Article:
The new normal sure is strange: with the S&P flirting with all time highs, not to mention staging another dramatic V-shaped comeback from the post-Brexit crash which saw S&P futures trade limit down a week ago, investors keep on selling. According to Lipper data, U.S.-based stock mutual funds, which are held by retail mom-and-pop investors, posted cash withdrawals of $2.8 billion over the weekly period ended Wednesday; this was the 16th consecutive week of outflows.
All stock funds, including ETFs, posted an even wider $6.8 billion outflow last week to mark their biggest withdrawals since early May, while taxable bond funds posted $2.6 billion in outflows after raking in $2.5 billion the prior week. The perpetual question of who is buying remains especially after BofA reported earlier this week that its "smart money" clients sold US stocks for the third consecutive week and in 21 of the past 22 weeks, led by institutional clients' sales.
The money went into low-risk money market funds which attracted $25.1 billion in new cash in the week ended June 29 after Britain voted to leave the European Union data from Thomson Reuters' Lipper service showed on Thursday. In addition commodities and precious metals funds, as well as funds that specialize in safe-haven U.S. Treasuries, attracted their biggest inflows since February.
Lipper research analyst Pat Keon said U.S.-domiciled mutual funds took in $18.9 billion in net new money for the fund-flows week ended Wednesday, but the large net inflow number is almost entirely attributable to money market funds "as investors put money on the sidelines to wait out the uncertainty caused by the Brexit leave vote." Municipal bond funds, also considered low-risk, contributed to the overall inflows with their 39th straight week of gains, at $649 million, Keon said. Taxable bond funds posted withdrawals of $4.1 billion and equity funds had outflows of $2.8 billion, Keon added.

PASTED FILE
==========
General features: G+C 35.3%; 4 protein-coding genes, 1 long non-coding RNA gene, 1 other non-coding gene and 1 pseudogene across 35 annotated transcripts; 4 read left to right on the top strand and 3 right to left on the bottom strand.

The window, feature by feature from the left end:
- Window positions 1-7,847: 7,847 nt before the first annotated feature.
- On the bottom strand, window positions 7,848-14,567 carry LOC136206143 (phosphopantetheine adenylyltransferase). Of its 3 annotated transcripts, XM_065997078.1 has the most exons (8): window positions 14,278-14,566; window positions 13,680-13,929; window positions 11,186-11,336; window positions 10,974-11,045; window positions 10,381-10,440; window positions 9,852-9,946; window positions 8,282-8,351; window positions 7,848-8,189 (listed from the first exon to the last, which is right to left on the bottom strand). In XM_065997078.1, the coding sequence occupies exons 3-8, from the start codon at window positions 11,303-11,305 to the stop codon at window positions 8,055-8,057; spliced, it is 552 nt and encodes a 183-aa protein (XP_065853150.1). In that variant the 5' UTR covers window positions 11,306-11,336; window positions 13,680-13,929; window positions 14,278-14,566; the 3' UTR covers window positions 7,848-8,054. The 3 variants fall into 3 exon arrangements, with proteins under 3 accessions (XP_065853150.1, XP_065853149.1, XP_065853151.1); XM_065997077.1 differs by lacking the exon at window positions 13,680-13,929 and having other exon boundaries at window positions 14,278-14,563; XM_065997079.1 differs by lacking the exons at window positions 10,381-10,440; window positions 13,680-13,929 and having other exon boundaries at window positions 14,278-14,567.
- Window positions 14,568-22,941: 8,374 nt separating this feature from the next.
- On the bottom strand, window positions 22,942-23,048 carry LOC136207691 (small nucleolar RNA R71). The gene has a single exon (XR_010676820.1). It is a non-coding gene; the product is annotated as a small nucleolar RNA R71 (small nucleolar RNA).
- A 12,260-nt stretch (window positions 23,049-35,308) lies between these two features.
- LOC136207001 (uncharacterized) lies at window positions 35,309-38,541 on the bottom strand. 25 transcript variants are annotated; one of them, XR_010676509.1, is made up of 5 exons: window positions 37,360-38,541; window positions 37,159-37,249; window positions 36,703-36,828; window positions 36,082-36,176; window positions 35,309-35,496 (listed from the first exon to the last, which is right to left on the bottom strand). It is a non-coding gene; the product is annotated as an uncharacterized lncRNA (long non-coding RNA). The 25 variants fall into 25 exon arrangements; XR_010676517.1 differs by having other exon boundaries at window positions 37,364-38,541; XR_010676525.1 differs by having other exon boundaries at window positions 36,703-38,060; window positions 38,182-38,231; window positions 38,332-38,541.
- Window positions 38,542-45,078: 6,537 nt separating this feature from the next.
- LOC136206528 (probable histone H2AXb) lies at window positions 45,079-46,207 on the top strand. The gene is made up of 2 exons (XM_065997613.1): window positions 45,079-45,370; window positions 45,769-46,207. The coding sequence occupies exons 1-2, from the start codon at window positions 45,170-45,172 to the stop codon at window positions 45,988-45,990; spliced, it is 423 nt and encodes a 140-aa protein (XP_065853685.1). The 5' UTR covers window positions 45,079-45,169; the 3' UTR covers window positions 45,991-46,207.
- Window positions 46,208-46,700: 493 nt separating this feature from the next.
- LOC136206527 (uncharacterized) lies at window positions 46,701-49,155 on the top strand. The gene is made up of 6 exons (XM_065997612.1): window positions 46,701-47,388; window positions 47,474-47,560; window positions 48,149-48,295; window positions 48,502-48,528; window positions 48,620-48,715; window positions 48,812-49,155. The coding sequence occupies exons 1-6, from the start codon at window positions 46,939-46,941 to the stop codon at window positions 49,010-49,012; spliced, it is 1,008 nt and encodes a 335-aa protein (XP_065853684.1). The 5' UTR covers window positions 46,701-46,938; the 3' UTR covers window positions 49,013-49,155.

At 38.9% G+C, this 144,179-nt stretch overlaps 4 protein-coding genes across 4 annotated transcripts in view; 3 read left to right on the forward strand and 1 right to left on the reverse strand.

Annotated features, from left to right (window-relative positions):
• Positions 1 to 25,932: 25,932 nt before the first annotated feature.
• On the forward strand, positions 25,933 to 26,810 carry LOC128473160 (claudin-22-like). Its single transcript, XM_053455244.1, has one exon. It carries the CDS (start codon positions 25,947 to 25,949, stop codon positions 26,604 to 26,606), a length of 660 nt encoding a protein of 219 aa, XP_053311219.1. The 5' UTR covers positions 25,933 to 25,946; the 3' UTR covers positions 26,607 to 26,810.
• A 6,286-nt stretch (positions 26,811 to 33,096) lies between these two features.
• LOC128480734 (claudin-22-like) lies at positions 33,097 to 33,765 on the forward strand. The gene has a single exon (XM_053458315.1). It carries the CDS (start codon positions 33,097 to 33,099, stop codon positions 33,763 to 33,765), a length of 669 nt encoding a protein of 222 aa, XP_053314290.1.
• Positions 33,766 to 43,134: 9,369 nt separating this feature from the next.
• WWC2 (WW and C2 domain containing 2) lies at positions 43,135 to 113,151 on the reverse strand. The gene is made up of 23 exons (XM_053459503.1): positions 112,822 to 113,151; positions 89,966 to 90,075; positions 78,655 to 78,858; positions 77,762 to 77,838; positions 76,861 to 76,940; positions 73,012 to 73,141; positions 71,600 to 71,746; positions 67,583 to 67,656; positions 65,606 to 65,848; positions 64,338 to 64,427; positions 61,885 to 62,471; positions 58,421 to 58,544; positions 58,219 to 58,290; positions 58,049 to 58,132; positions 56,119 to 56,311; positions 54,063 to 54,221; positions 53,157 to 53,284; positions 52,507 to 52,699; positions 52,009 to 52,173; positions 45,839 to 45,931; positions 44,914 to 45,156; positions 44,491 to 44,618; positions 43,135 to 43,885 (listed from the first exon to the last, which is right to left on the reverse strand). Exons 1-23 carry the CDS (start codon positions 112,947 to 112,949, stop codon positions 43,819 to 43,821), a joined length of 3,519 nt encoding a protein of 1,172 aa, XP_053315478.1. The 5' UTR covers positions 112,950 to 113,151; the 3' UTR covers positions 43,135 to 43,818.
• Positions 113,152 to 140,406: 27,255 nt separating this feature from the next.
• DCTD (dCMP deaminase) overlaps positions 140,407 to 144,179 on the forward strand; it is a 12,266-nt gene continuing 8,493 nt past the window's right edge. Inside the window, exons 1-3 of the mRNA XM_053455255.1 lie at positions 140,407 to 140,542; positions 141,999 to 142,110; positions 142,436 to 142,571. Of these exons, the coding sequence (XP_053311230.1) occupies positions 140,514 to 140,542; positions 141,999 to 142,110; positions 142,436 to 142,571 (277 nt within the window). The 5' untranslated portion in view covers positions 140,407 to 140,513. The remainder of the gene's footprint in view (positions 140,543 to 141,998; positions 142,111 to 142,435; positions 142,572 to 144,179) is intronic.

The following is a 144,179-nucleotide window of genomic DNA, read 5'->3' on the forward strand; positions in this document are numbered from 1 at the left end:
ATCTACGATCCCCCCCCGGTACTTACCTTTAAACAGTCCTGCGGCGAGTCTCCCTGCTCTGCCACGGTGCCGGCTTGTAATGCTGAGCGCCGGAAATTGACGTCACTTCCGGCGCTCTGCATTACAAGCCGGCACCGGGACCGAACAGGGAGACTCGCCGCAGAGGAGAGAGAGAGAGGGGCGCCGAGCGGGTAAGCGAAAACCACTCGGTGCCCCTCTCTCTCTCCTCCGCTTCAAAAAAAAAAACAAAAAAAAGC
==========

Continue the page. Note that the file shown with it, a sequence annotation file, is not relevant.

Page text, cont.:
"As would be expected, non-domestic equity funds accounted for the lion’s share of the net outflows at negative $2.5 billion among equity funds while for taxable bond funds investors fled from below investment-grade funds in a risk-off strategy in response to Brexit," Keon said.
As Bank of America's Michael Hartnett adds, Monday was "redemption day" which saw global equity fund redemptions of $9.5 billion. This was the 7th largest day of redemptions in past 10 years.
Harnett also looks at global fund flows, and finds that weekly flows showed the largest global equity outflows ($20.7bn) since Aug’15 (CNY devaluation) and largest European equity outflows ($5.3bn) since Oct’14 (end-QE3).
Still, retail may turn around and come back quickly into equity markets as Wall Street rolled to a third straight day of gains on Thursday. Stock markets have erased the bulk of their losses in the wake of Britain's shock vote a week ago to leave the European Union that had set off the worst two-day decline for Wall Street in 10 months. "We're reversing the 'Brexit' as it becomes evident that it was more of a political vote and decision than an economic decision," said Bucky Hellwig, senior vice president at BB&T Wealth Management in Birmingham, Alabama.
As it turns out, at least for the US and UK stock markets, all the relentless fearmongering was dead wrong, with the S&P set to surpass 2,100 again while the FTSE 100 Index rose 0.3%, after recovering from its post-Brexit slump to reach its highest level since August on Thursday. It is 6.3 percent higher on the week, on course for its best performance since 2011. So much for the Brexit apocalypse so widely predicted by the "experts."